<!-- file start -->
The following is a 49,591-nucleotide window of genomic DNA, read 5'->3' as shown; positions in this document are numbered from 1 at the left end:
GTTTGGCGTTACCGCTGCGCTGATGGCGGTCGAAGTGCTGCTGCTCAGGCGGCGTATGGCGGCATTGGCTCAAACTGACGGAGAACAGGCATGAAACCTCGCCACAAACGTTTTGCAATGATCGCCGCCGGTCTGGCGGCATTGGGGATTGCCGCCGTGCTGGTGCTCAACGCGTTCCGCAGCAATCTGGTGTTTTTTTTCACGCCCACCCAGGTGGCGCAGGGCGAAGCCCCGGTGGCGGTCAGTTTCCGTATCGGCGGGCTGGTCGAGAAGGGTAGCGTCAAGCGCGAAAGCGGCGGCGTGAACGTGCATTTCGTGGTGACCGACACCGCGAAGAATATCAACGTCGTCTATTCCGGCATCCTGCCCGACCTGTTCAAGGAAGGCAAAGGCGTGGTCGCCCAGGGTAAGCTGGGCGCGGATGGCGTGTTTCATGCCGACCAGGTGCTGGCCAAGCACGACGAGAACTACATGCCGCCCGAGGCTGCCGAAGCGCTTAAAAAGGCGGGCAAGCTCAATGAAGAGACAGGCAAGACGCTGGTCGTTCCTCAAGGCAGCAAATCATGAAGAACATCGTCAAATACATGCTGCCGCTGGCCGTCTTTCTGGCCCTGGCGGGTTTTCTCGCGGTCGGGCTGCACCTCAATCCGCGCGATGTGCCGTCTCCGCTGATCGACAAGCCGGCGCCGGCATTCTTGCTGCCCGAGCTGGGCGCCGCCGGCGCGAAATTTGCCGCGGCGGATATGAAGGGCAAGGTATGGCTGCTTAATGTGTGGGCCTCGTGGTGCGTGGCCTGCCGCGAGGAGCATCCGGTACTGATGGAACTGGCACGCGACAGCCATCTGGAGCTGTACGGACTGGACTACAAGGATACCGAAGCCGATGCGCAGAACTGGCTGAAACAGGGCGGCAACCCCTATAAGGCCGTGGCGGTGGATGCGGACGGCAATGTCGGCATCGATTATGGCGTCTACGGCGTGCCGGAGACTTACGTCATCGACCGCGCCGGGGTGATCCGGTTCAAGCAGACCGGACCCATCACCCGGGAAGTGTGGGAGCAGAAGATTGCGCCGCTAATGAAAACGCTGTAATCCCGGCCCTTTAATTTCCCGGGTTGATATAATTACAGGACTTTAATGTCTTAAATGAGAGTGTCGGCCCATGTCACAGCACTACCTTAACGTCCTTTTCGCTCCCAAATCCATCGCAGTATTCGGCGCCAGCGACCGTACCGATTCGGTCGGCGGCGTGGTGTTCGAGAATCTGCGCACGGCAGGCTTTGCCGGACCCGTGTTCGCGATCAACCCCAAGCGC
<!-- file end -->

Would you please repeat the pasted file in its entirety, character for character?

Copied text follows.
The following is a 49,591-nucleotide window of genomic DNA, read 5'->3' as shown; positions in this document are numbered from 1 at the left end:
GTTTGGCGTTACCGCTGCGCTGATGGCGGTCGAAGTGCTGCTGCTCAGGCGGCGTATGGCGGCATTGGCTCAAACTGACGGAGAACAGGCATGAAACCTCGCCACAAACGTTTTGCAATGATCGCCGCCGGTCTGGCGGCATTGGGGATTGCCGCCGTGCTGGTGCTCAACGCGTTCCGCAGCAATCTGGTGTTTTTTTTCACGCCCACCCAGGTGGCGCAGGGCGAAGCCCCGGTGGCGGTCAGTTTCCGTATCGGCGGGCTGGTCGAGAAGGGTAGCGTCAAGCGCGAAAGCGGCGGCGTGAACGTGCATTTCGTGGTGACCGACACCGCGAAGAATATCAACGTCGTCTATTCCGGCATCCTGCCCGACCTGTTCAAGGAAGGCAAAGGCGTGGTCGCCCAGGGTAAGCTGGGCGCGGATGGCGTGTTTCATGCCGACCAGGTGCTGGCCAAGCACGACGAGAACTACATGCCGCCCGAGGCTGCCGAAGCGCTTAAAAAGGCGGGCAAGCTCAATGAAGAGACAGGCAAGACGCTGGTCGTTCCTCAAGGCAGCAAATCATGAAGAACATCGTCAAATACATGCTGCCGCTGGCCGTCTTTCTGGCCCTGGCGGGTTTTCTCGCGGTCGGGCTGCACCTCAATCCGCGCGATGTGCCGTCTCCGCTGATCGACAAGCCGGCGCCGGCATTCTTGCTGCCCGAGCTGGGCGCCGCCGGCGCGAAATTTGCCGCGGCGGATATGAAGGGCAAGGTATGGCTGCTTAATGTGTGGGCCTCGTGGTGCGTGGCCTGCCGCGAGGAGCATCCGGTACTGATGGAACTGGCACGCGACAGCCATCTGGAGCTGTACGGACTGGACTACAAGGATACCGAAGCCGATGCGCAGAACTGGCTGAAACAGGGCGGCAACCCCTATAAGGCCGTGGCGGTGGATGCGGACGGCAATGTCGGCATCGATTATGGCGTCTACGGCGTGCCGGAGACTTACGTCATCGACCGCGCCGGGGTGATCCGGTTCAAGCAGACCGGACCCATCACCCGGGAAGTGTGGGAGCAGAAGATTGCGCCGCTAATGAAAACGCTGTAATCCCGGCCCTTTAATTTCCCGGGTTGATATAATTACAGGACTTTAATGTCTTAAATGAGAGTGTCGGCCCATGTCACAGCACTACCTTAACGTCCTTTTCGCTCCCAAATCCATCGCAGTATTCGGCGCCAGCGACCGTACCGATTCGGTCGGCGGCGTGGTGTTCGAGAATCTGCGCACGGCAGGCTTTGCCGGACCCGTGTTCGCGATCAACCCCAAGCGC